Sen. Marco Rubio (R-Fla.) issued a strong denunciation of the deal. (“This agreement will not ‘freeze’ Iran’s nuclear program and won’t require the regime to suspend all enrichment as required by multiple UN Security Council resolutions. By allowing the Iranian regime to retain a sizable nuclear infrastructure, this agreement makes a nuclear Iran more likely. There is now an even more urgent need for Congress to increase sanctions until Iran completely abandons its enrichment and reprocessing capabilities.”) House Majority Leader Eric Cantor (Va.) cut to the chase in his statement, “While I await specific details of the interim agreement, I remain concerned that this deal does not adequately halt Iran’s enrichment capabilities. Numerous U.N. Security Council resolutions have called for the full suspension of Iran’s nuclear activities, so it is troubling that this agreement still permits the Iranians to continue enriching.”
The immediate questions are three-fold. First, does the actual agreement, yet to be released, even measure up to the administration’s representations? Second, while the summary released says new sanctions won’t be passed to the extent permitted by our political system, Congress is not bound by this and is constitutionally free to pass additional sanctions that go into effect in six months unless Iran complies fully with the U.N. resolutions. Will pro-sanctions Democrats, including Senate Majority Leader Harry Reid (Nev.,) maintain their commitment to vote for tightening sanctions after the Thanksgiving recess ?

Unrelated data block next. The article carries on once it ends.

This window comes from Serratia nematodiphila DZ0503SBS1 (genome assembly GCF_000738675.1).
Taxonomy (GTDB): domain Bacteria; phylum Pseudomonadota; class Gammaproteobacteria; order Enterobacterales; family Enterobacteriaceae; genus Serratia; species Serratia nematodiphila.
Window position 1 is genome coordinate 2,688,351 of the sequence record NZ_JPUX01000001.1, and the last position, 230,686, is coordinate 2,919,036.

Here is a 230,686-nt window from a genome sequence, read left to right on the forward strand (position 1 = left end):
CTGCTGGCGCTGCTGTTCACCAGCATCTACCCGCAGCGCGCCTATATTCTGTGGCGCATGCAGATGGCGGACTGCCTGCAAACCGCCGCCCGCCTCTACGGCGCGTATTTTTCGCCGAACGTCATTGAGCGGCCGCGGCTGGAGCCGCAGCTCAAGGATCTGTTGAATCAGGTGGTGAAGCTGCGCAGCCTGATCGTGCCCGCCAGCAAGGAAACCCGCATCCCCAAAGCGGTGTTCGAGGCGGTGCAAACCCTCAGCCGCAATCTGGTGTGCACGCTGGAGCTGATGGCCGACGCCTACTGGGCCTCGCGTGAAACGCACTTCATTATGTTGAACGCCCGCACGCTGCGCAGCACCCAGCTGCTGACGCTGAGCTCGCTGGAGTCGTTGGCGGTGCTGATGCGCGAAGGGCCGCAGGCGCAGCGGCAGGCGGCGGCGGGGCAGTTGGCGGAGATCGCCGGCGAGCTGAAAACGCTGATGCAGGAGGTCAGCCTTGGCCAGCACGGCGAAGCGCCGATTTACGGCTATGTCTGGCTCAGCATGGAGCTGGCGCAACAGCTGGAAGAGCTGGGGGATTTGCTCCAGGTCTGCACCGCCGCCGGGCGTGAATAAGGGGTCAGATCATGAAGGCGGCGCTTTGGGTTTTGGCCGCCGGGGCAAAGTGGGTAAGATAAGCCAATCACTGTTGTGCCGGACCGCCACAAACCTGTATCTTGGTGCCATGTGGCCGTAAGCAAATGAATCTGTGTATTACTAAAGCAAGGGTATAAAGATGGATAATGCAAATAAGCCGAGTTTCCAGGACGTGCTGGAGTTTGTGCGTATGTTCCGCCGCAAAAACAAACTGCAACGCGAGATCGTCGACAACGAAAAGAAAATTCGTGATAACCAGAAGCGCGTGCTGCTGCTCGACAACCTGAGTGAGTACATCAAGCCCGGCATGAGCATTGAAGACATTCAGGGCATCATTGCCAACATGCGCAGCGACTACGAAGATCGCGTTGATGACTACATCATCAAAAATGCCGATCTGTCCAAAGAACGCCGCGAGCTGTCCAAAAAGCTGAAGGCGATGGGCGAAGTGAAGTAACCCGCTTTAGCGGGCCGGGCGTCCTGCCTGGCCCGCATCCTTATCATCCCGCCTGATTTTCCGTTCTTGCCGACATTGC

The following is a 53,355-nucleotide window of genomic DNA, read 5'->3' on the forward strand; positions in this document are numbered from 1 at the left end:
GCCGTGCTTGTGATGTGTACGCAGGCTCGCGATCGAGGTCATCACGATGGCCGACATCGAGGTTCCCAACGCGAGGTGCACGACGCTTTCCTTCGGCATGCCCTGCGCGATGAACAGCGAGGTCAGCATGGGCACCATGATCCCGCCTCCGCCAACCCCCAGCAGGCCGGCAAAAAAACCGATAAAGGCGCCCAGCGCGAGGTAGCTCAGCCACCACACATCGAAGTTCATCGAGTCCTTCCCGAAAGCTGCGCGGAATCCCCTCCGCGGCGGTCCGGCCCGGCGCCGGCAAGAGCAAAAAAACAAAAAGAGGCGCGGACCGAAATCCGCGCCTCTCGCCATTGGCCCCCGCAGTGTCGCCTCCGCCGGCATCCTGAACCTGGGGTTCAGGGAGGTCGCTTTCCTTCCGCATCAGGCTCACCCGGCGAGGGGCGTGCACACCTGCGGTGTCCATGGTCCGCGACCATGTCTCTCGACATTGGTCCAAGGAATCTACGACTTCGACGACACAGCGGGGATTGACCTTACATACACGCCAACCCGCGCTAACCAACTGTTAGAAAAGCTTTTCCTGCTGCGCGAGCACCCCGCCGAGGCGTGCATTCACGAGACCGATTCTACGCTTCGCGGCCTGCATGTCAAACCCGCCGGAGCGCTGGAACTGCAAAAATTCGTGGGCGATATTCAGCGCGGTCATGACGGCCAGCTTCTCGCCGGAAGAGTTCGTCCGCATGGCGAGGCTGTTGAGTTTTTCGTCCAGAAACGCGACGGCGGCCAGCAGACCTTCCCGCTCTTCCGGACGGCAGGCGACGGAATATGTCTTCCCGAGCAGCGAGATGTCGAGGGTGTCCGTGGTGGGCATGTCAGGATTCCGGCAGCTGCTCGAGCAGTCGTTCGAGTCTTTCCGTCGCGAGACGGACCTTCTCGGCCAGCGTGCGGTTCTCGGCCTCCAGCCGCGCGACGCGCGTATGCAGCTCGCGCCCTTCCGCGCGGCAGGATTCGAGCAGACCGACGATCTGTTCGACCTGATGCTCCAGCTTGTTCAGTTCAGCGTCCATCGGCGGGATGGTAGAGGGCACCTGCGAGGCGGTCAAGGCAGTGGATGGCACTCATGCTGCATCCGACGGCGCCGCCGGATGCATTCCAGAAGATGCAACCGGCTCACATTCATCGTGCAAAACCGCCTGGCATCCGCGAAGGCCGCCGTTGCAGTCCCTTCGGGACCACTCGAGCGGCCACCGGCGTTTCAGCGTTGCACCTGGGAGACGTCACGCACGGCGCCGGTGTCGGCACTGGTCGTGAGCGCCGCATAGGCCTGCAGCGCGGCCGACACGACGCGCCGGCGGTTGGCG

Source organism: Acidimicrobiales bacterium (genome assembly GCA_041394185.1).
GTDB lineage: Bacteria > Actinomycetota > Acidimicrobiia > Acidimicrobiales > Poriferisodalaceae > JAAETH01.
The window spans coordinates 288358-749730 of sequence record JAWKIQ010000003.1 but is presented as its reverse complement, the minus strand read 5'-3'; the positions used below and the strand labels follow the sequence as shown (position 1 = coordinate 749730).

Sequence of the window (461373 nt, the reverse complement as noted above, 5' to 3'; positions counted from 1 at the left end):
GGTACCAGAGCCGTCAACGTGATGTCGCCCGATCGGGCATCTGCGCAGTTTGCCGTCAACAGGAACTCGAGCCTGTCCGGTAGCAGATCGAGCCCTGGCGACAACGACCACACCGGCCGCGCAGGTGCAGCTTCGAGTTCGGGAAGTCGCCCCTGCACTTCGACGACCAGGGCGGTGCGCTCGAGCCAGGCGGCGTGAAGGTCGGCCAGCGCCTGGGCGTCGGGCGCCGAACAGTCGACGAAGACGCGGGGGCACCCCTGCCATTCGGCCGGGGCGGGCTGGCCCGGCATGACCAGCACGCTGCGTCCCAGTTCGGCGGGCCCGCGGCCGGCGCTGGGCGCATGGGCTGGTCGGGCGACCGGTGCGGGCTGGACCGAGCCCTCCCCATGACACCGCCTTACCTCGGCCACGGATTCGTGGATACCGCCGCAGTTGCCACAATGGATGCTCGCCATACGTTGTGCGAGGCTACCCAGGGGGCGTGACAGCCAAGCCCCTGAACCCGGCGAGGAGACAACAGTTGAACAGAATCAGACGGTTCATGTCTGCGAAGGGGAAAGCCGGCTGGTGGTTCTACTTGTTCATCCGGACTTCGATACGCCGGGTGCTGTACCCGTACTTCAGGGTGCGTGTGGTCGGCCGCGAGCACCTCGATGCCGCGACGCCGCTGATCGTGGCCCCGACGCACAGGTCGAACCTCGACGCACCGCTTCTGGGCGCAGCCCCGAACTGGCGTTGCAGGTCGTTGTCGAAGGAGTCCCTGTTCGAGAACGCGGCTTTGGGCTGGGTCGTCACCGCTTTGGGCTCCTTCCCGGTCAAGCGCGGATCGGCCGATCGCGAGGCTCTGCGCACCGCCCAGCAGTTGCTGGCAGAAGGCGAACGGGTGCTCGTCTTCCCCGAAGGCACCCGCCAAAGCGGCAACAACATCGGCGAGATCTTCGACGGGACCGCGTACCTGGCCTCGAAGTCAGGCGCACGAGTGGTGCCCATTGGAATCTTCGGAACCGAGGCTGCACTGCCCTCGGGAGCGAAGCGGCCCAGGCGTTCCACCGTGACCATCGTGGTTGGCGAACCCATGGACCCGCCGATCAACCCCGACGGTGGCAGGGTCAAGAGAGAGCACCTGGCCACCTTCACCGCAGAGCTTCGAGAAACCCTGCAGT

The conservative Emergency Committee for Israel release a statement declaring that the deal, “fails to uphold even the minimum demand of repeated U.N. Security Council resolutions that Iran must stop enriching uranium. For the next six months, the centrifuges will not be dismantled and will continue to spin, uranium will be enriched, the 20 percent enriched uranium will stay in Iran, and a reactor designed to produce bomb-ready plutonium will remain just months away from completion. . . . Congress should make clear that just because the Obama administration seems to have taken all our options off the table, our allies need not follow us down this futile path of accommodating the Iranian regime’s nuclear ambitions. In particular, Congress should make clear the United States will support Israel if Israel decides she must act to prevent a regime dedicated to her destruction from acquiring the means to do so.”